‘Honey and Spice,’ by Bolu Babalola

HONEY AND SPICE, by Bolu Babalola


If she weren’t a writer, Bolu Babalola could be a great cultural anthropologist. Her work is rife with observations that have the richness of field notes. In ethnography, the way she writes would be called thick description — it’s precise, layered and interpretive . In her debut romance novel, “Honey and Spice,” Babalola trains her keen eye and considerable wit on young Black British society.

The setup is straightforward: Kikiola Banjo is in her second year at Whitewell College, where she is a student broadcaster and an aspiring multimedia journalist. Kiki has carved a good life outside the social fray at school. She has her show, “Brown Sugar, ”Which has long been the glue that holds together the female factions of“ Blackwell ”(as Whitewell’s eclectic Black communities are collectively known); she has her best friend, roommate and producer, Aminah; and she has her studies. For Kiki, relationships Then the handsome and charming transfer student Malakai Korede strides onto campus and threatens to shatter that equilibrium. Malakai seems like trouble to Kiki — he’s slick, the kind of man who’d bring division and heartache to Blackwell — so she dubs him “the Wasteman of Whitewell” on air to warn off her classmates.

But containing Malakai is easier said than done when Kiki and Malakai’s academic tutor pairs them together as partners on a project. Suddenly Kiki’s being spotted around town with a guy she’s dubbed a wasteman? Not good. Even worse, she’s getting to know the real Malakai So Kiki and Malakai decide that the best thing to do is to double down, and they forge a strategic fake-dating arrangement that they hope will rehabilitate their reputations within Blackwellian society.

In “Honey and Spice,” Babalola plays with familiar literary romance tropes — hasty first impressions, rivals who become lovers, fake dating — to explore questions about gender and sexuality: How does a modern woman level the dating playing field — by separating feelings from sex and steering clear of relationships? Or is that a retread of a decades-old idea to “date like a man”?

These questions are encapsulated in the novel’s opening scene when Kiki and Malakai first collide as strangers in a dormitory hallway. Malakai is on the way to a potential hookup; Kiki’s just leaving one. In Kiki’s view, her hookup is practical and liberated, meeting her needs without entanglement, but she judge Malakai for his encounter.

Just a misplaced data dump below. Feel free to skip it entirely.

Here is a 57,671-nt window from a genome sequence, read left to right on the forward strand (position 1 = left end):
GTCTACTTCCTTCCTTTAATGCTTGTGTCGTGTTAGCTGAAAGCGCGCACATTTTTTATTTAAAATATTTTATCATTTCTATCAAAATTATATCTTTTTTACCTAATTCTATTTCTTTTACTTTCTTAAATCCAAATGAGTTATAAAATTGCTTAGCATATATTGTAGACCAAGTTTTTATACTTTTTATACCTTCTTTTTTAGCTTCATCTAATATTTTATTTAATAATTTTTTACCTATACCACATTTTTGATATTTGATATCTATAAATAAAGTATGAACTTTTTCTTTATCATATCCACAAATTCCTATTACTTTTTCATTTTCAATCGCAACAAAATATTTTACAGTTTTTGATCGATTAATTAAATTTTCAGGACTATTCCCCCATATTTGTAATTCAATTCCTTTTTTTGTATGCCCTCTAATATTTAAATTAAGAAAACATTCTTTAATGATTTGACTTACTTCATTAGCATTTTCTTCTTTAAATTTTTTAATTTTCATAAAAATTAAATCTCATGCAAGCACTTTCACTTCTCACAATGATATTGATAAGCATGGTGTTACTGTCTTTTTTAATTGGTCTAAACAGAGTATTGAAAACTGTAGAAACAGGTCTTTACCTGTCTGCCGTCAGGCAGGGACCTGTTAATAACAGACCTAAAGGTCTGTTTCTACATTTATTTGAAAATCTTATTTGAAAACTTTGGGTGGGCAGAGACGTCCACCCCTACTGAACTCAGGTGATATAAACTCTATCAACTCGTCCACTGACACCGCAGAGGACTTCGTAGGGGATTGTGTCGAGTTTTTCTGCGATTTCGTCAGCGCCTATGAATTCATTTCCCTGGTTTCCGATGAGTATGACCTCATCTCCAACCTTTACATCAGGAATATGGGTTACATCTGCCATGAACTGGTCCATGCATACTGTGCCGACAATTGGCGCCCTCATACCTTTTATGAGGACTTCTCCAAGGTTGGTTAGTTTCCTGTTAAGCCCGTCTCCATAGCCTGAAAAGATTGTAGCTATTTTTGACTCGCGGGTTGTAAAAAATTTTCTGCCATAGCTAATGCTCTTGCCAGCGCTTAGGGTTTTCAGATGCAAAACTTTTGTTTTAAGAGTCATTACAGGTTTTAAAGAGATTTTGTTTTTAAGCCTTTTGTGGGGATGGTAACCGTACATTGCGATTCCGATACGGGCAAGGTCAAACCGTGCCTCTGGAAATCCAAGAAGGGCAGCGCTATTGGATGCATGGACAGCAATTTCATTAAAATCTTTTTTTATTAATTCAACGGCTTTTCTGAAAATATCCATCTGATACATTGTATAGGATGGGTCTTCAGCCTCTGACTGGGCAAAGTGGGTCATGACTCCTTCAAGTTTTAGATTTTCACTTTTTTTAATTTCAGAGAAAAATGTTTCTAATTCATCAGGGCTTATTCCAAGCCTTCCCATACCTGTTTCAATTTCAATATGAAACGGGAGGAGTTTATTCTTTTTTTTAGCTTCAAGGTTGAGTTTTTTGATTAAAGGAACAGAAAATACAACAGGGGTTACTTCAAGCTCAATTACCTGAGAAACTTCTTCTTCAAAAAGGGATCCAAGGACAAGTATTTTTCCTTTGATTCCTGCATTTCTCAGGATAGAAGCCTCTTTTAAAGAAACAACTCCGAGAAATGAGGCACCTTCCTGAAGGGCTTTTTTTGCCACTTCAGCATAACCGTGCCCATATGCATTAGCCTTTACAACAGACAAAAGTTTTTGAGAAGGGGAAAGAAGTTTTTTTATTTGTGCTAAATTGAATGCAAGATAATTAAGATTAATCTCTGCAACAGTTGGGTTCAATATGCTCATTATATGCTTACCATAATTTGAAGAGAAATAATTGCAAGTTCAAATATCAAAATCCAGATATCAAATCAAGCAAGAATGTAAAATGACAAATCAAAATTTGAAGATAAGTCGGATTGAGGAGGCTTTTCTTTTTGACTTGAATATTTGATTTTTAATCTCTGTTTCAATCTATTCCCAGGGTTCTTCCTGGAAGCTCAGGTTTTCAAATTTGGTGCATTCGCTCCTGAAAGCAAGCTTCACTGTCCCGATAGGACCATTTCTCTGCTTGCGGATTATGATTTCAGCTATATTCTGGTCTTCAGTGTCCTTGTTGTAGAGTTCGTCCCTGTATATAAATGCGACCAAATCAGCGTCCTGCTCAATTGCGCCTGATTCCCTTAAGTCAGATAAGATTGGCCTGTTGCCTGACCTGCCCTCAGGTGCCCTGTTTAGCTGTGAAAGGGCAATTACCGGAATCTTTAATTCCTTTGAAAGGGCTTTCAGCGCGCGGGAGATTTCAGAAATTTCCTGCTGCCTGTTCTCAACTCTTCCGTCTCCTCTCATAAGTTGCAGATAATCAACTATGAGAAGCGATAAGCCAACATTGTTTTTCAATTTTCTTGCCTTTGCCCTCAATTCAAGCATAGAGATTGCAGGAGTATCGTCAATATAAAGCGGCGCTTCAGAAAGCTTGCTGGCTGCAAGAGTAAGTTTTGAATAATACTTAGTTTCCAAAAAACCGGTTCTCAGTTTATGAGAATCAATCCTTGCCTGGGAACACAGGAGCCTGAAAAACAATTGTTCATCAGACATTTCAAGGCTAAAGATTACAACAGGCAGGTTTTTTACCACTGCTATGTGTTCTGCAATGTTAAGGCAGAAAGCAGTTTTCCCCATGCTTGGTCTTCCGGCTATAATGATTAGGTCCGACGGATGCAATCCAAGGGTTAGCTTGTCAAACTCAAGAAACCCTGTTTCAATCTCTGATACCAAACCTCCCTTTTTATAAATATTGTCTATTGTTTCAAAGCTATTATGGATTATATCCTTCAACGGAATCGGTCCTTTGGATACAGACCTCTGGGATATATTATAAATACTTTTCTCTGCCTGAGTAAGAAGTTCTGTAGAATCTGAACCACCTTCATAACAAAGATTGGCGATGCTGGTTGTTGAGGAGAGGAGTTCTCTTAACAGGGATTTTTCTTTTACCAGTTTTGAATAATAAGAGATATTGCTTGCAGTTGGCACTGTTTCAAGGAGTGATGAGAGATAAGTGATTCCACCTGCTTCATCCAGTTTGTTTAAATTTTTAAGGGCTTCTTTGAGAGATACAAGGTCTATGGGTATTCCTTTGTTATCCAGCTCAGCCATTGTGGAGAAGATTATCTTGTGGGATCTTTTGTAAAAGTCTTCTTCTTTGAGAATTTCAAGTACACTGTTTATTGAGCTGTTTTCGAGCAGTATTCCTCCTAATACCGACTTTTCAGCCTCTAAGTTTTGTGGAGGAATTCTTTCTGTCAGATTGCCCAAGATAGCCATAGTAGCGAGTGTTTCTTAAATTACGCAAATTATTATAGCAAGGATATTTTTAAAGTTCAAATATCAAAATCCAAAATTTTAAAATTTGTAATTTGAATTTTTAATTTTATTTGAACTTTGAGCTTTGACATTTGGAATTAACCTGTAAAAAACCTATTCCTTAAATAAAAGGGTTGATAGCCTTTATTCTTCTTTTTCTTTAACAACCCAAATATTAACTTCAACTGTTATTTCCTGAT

Does Kiki’s reaction reflect a gendered hypocrisy? Or do past and present gender inequities demand asymmetrical standards?

Those debates about relationships and gender are the heart of “Honey and Spice,” making it a novel of more sweetness than spice, more contemplation than action. As in Jane Austen’s novels, the narrative centers on the war between individual attraction and social constraints in The true stars of “Honey and Spice” are characterization, banter and sharp social observation, all of which Babalola renders spectacularly. She soars in her rich depictions of intimacy and relationships, in all their grandeur. And Babalola blends the vernacular and rhythms of Black American music with Black British culture, and its fusion of Pan-African influences, making the text even richer.

Few novelists debut with the type of built-in following that Babalola wields. She has developed an audience over the years with her popular online cultural commentary, and “Honey and Spice” comes on the heels of her excellent story collection, “Love in Color ”Expectations for her first full-length novel are high. Sexy, messy and wry,“ Honey and Spice ”more than delivers.


Carole V. Bell is a Jamaican-born writer, culture critic and media researcher. Her work focuses on social identity, public opinion and the politics of entertainment.


HONEY AND SPICE, by Bolu Babalola | 358 pp. | William Morrow | $ 27.99

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